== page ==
A panoramic x-ray can also reveal dental and medical problems such as:
How should I prepare?
A panoramic x-ray examination requires no special preparation.
You may be asked to wear a lead apron as a safety precaution to protect the rest of your body from any radiation exposure that may scatter from the panoramic x-ray beam. You may also be asked to remove your jewelry from the region being imaged, eye glasses and any metal objects that might interfere with the x-ray images.
Women should always inform their dentist or oral surgeon if there is any possibility that they are pregnant. Many imaging tests are not performed during pregnancy so as not to expose the fetus to radiation. If an x-ray is necessary, precautions will be taken to minimize radiation exposure to the baby. See the Safety page for more information about pregnancy and x-rays.
What does the equipment look like?
A panoramic x-ray machine consists of two sides. An x-ray tube is mounted on one side and the x-ray film or a detector on the opposite side. The patient's head is positioned with chin, forehead and side rests. The patient may be provided with a bite blocker to open the mouth slightly for a clearer picture.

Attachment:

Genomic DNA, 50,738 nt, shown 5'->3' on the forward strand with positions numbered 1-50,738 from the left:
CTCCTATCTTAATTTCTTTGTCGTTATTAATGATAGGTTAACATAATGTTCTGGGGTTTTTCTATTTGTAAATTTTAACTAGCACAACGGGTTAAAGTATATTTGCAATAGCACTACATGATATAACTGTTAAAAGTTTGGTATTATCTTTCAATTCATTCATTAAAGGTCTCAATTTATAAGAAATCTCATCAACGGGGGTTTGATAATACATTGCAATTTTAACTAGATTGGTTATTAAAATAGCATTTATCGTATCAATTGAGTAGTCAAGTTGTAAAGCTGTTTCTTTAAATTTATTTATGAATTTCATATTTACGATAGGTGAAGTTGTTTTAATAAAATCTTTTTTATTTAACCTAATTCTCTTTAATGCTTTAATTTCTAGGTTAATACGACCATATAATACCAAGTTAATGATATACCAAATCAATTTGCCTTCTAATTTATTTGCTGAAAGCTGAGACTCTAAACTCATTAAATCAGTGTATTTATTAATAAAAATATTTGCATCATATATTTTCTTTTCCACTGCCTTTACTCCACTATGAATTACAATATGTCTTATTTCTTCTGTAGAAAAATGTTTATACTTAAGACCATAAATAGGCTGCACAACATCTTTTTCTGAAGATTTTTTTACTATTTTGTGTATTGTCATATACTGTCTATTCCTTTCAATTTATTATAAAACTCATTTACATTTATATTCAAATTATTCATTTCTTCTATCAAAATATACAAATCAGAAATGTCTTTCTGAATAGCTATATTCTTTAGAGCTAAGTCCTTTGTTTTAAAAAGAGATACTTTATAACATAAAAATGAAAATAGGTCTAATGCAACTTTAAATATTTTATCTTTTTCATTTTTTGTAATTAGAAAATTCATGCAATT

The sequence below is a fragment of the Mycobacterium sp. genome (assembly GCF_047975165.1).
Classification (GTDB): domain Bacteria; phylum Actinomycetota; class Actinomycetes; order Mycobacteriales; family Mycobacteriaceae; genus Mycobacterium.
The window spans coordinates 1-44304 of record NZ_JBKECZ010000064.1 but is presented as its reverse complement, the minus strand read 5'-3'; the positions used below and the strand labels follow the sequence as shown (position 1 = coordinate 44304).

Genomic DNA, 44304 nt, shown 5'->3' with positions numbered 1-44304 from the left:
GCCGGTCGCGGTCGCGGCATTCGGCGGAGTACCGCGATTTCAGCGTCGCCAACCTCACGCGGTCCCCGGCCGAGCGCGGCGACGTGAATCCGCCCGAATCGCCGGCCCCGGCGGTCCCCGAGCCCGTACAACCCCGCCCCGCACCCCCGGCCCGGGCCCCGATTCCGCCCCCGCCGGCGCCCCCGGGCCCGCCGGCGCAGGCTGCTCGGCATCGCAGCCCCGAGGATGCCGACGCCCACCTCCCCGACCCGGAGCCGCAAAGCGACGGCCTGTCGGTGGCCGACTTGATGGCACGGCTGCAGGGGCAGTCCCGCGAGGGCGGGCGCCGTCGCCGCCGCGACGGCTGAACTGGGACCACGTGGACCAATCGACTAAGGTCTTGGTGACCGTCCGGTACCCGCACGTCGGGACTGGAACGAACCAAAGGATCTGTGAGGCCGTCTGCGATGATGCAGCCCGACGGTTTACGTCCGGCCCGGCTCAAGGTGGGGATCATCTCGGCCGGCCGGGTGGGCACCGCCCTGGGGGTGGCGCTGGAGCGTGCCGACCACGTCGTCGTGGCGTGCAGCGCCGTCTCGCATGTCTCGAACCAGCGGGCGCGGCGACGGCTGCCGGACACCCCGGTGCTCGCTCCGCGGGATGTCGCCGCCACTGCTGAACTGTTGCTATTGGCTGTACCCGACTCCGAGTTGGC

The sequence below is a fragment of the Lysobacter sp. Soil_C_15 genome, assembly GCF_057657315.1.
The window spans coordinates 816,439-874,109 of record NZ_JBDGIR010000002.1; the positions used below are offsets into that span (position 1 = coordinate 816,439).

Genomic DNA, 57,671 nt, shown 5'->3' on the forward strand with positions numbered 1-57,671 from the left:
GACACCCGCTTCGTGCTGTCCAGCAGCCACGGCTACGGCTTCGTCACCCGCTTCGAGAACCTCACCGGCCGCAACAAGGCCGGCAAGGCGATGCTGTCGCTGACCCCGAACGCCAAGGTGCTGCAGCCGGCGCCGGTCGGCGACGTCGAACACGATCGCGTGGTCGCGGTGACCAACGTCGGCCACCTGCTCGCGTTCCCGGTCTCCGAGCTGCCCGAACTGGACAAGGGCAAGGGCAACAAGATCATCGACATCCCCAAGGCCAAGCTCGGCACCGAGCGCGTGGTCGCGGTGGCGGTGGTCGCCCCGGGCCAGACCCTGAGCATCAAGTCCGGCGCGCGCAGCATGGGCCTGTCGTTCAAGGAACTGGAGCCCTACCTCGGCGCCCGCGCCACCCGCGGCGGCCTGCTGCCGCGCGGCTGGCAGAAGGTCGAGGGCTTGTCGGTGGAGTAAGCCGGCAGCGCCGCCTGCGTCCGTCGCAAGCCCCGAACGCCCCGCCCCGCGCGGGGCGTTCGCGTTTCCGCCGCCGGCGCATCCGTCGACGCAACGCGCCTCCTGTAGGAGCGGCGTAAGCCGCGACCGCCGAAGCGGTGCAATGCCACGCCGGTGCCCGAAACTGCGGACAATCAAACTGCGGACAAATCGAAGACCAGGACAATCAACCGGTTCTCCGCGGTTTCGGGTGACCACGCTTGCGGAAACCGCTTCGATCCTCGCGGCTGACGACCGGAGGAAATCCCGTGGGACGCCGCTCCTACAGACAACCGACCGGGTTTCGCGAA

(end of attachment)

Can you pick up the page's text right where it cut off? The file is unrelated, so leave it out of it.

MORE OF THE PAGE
How does the procedure work?
X-rays are a form of radiation like light or radio waves. X-rays pass through most objects, including the body. The technologist carefully aims the x-ray beam at the area of interest. The machine produces a small burst of radiation that passes through your body. The radiation records an image on photographic film or a special detector.
During a panoramic x-ray examination, the x-ray tube rotates in a semicircle around the patient's head, starting at one side of the jaw and ending at the other side.
Rather than relying on film placed inside the mouth, a panoramic x-ray machine projects a beam through the patient onto film or a detector rotating opposite the x-ray tube.
Most x-ray images are electronically stored digital files. Your doctor can easily access these stored images to diagnose and manage your condition.
The digital format also allows the dentist to adjust and change the contrast, brightness and darkness of the image for better visualization of certain structures and tissues. Images on film cannot be adjusted or changed.